Infant flow biphasic nasal continuous positive airway pressure (Bi-NCPAP) and regular NCPAP (Re-NCPAP) are equally useful with respect to the rate of successful weaning from mechanical ventilation. It remains unclear, however, whether Bi-NCPAP or Re-NCPAP is more effective for reducing apnea of prematurity (AOP).Methods:
A multicenter randomized controlled study was conducted of 66 infants assigned to receive Bi-NCPAP and 66 assigned to receive Re-NCPAP for respiratory support after extubation. Primary outcome was the number of AOP events during the 48 h observation period after successful extubation, defined as no reintubation and no adverse events associated with the use of NCPAP during the observation period. The secondary outcome was successful extubation. Reintubation was at the discretion of the attending physician.Results:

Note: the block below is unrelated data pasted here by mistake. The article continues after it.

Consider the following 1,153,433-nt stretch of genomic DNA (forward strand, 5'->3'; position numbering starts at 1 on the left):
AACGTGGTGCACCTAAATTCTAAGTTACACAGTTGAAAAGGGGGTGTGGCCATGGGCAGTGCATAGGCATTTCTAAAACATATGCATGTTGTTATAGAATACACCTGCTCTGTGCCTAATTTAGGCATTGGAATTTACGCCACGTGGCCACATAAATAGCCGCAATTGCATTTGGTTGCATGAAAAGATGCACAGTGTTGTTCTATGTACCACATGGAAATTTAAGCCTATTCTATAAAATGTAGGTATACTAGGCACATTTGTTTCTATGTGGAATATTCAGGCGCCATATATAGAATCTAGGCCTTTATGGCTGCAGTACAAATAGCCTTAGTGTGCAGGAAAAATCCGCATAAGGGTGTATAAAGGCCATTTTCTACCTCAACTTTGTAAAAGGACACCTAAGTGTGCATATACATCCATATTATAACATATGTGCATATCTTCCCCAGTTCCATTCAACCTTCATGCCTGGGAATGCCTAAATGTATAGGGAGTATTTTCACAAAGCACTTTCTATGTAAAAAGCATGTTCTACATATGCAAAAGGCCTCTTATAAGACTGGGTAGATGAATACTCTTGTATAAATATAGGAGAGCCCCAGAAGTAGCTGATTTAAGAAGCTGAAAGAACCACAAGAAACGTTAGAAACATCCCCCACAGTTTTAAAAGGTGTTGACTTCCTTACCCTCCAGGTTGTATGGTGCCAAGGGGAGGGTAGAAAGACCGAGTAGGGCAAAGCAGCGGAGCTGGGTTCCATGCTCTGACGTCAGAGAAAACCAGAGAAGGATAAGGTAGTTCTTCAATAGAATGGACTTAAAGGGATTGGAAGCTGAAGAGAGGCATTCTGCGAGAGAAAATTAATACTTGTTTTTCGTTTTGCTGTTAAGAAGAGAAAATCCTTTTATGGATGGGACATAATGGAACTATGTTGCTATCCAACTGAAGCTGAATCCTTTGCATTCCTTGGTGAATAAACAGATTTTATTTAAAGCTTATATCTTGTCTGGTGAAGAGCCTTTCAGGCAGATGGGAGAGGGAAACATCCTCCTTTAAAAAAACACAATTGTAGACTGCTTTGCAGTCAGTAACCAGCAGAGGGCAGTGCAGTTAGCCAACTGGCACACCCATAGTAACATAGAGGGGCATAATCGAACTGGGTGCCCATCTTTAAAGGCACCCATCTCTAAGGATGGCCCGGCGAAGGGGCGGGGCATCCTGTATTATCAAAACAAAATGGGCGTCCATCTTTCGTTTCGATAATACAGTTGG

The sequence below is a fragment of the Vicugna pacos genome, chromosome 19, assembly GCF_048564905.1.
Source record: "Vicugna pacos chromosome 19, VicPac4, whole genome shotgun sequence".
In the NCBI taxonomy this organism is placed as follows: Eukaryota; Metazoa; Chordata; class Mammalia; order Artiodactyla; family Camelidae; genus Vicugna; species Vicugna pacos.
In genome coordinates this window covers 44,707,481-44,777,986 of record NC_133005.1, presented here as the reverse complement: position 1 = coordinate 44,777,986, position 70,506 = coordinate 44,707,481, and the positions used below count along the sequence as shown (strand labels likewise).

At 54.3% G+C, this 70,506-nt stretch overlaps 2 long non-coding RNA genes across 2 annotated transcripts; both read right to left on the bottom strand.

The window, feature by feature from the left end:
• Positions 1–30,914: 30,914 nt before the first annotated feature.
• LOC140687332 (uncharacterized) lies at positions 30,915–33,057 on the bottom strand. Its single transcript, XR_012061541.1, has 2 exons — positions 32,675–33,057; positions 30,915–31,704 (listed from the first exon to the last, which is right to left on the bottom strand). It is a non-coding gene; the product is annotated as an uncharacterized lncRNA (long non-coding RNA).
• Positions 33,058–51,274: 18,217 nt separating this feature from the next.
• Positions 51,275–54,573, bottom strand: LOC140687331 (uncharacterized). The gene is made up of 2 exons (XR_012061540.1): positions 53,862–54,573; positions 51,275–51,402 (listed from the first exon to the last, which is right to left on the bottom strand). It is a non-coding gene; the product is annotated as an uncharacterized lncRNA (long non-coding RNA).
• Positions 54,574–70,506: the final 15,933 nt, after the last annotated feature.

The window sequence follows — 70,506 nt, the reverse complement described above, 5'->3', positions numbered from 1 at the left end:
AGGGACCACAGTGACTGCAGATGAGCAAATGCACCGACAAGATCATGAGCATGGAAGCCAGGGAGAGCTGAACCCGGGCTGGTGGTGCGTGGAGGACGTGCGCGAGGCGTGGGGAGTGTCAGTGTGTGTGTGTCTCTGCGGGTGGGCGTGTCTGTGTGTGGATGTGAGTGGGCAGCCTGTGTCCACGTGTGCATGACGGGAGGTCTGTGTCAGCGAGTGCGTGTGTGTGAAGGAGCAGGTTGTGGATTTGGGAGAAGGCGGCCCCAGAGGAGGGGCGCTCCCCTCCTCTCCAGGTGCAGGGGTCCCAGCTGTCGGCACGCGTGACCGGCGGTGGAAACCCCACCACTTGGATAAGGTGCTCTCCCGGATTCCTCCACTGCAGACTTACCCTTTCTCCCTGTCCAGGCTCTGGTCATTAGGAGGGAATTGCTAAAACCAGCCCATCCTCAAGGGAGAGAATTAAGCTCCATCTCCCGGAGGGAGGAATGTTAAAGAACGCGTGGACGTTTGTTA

Baseline characteristics were similar between the two groups. The number of AOP events during the 48 h observation period was significantly lower in infants with Bi-NCPAP than in those with Re-NCPAP (5.2 ± 6.5 vs 10.3 ± 10.9 per infant, respectively; P = 0.002). The rate of successful extubation tended to be greater in those with Bi-NCPAP than in those with Re-NCPAP (92.4%, 61/66 vs 80.3%, 53/66, respectively; P = 0.074). Adverse events occurred in only one of 132 infants: erosive dermatitis developed on the nose after application of Re-NCPAP. The risk of reintubation did not differ significantly between the two groups (7.6%, 5/66 for Bi-NCPAP vs 18.2%, 12/66 for Re-NCPAP; P = 0.117).Conclusions:
Bi-NCPAP was superior to Re-NCPAP for reduction of AOP following extubation.